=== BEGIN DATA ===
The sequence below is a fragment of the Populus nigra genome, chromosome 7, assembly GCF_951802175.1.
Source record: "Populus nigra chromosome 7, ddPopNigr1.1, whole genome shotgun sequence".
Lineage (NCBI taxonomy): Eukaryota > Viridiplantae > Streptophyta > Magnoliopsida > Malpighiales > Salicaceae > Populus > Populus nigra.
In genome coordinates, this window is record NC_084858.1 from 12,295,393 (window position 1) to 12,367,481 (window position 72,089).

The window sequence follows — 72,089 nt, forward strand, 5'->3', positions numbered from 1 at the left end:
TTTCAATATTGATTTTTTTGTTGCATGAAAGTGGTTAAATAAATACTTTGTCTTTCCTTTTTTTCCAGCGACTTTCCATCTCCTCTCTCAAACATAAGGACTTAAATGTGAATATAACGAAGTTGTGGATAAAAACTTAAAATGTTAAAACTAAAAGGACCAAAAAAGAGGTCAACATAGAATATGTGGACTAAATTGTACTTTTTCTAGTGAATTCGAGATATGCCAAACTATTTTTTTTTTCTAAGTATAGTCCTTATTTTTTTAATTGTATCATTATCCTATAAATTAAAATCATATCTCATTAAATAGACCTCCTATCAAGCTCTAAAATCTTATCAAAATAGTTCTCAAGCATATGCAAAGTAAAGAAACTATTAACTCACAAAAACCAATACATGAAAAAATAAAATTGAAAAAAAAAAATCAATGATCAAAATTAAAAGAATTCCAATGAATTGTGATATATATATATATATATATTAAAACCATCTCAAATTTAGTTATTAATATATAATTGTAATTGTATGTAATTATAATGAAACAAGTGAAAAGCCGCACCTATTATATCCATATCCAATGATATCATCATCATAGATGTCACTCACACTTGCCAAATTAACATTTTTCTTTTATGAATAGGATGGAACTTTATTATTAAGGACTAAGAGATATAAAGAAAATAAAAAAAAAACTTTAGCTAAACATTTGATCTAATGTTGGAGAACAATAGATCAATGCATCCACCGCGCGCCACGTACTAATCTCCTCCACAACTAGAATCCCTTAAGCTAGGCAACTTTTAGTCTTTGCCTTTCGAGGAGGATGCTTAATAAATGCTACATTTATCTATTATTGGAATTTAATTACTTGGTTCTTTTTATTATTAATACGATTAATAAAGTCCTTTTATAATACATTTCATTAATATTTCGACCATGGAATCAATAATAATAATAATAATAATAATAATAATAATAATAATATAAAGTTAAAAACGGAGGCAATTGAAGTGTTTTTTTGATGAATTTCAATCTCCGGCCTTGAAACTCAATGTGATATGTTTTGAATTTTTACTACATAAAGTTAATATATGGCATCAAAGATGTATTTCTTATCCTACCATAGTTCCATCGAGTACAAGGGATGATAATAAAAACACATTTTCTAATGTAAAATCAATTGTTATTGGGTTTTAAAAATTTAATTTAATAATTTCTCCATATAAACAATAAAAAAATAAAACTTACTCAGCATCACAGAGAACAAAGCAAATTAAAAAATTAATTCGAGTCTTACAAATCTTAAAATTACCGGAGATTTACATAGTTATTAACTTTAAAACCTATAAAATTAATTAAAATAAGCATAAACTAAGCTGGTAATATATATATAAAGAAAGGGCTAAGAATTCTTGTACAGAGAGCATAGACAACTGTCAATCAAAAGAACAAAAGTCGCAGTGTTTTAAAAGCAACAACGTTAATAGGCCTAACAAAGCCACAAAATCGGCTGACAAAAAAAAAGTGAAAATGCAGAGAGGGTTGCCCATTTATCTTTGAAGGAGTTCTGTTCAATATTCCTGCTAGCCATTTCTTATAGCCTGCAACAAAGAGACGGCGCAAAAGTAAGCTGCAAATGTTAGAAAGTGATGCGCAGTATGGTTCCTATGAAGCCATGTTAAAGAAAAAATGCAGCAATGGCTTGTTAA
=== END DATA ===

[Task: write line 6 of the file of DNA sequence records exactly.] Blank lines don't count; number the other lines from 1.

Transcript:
TTTCAATATTGATTTTTTTGTTGCATGAAAGTGGTTAAATAAATACTTTGTCTTTCCTTTTTTTCCAGCGACTTTCCATCTCCTCTCTCAAACATAAGGACTTAAATGTGAATATAACGAAGTTGTGGATAAAAACTTAAAATGTTAAAACTAAAAGGACCAAAAAAGAGGTCAACATAGAATATGTGGACTAAATTGTACTTTTTCTAGTGAATTCGAGATATGCCAAACTATTTTTTTTTTCTAAGTATAGTCCTTATTTTTTTAATTGTATCATTATCCTATAAATTAAAATCATATCTCATTAAATAGACCTCCTATCAAGCTCTAAAATCTTATCAAAATAGTTCTCAAGCATATGCAAAGTAAAGAAACTATTAACTCACAAAAACCAATACATGAAAAAATAAAATTGAAAAAAAAAAATCAATGATCAAAATTAAAAGAATTCCAATGAATTGTGATATATATATATATATATATTAAAACCATCTCAAATTTAGTTATTAATATATAATTGTAATTGTATGTAATTATAATGAAACAAGTGAAAAGCCGCACCTATTATATCCATATCCAATGATATCATCATCATAGATGTCACTCACACTTGCCAAATTAACATTTTTCTTTTATGAATAGGATGGAACTTTATTATTAAGGACTAAGAGATATAAAGAAAATAAAAAAAAAACTTTAGCTAAACATTTGATCTAATGTTGGAGAACAATAGATCAATGCATCCACCGCGCGCCACGTACTAATCTCCTCCACAACTAGAATCCCTTAAGCTAGGCAACTTTTAGTCTTTGCCTTTCGAGGAGGATGCTTAATAAATGCTACATTTATCTATTATTGGAATTTAATTACTTGGTTCTTTTTATTATTAATACGATTAATAAAGTCCTTTTATAATACATTTCATTAATATTTCGACCATGGAATCAATAATAATAATAATAATAATAATAATAATAATAATAATATAAAGTTAAAAACGGAGGCAATTGAAGTGTTTTTTTGATGAATTTCAATCTCCGGCCTTGAAACTCAATGTGATATGTTTTGAATTTTTACTACATAAAGTTAATATATGGCATCAAAGATGTATTTCTTATCCTACCATAGTTCCATCGAGTACAAGGGATGATAATAAAAACACATTTTCTAATGTAAAATCAATTGTTATTGGGTTTTAAAAATTTAATTTAATAATTTCTCCATATAAACAATAAAAAAATAAAACTTACTCAGCATCACAGAGAACAAAGCAAATTAAAAAATTAATTCGAGTCTTACAAATCTTAAAATTACCGGAGATTTACATAGTTATTAACTTTAAAACCTATAAAATTAATTAAAATAAGCATAAACTAAGCTGGTAATATATATATAAAGAAAGGGCTAAGAATTCTTGTACAGAGAGCATAGACAACTGTCAATCAAAAGAACAAAAGTCGCAGTGTTTTAAAAGCAACAACGTTAATAGGCCTAACAAAGCCACAAAATCGGCTGACAAAAAAAAAGTGAAAATGCAGAGAGGGTTGCCCATTTATCTTTGAAGGAGTTCTGTTCAATATTCCTGCTAGCCATTTCTTATAGCCTGCAACAAAGAGACGGCGCAAAAGTAAGCTGCAAATGTTAGAAAGTGATGCGCAGTATGGTTCCTATGAAGCCATGTTAAAGAAAAAATGCAGCAATGGCTTGTTAA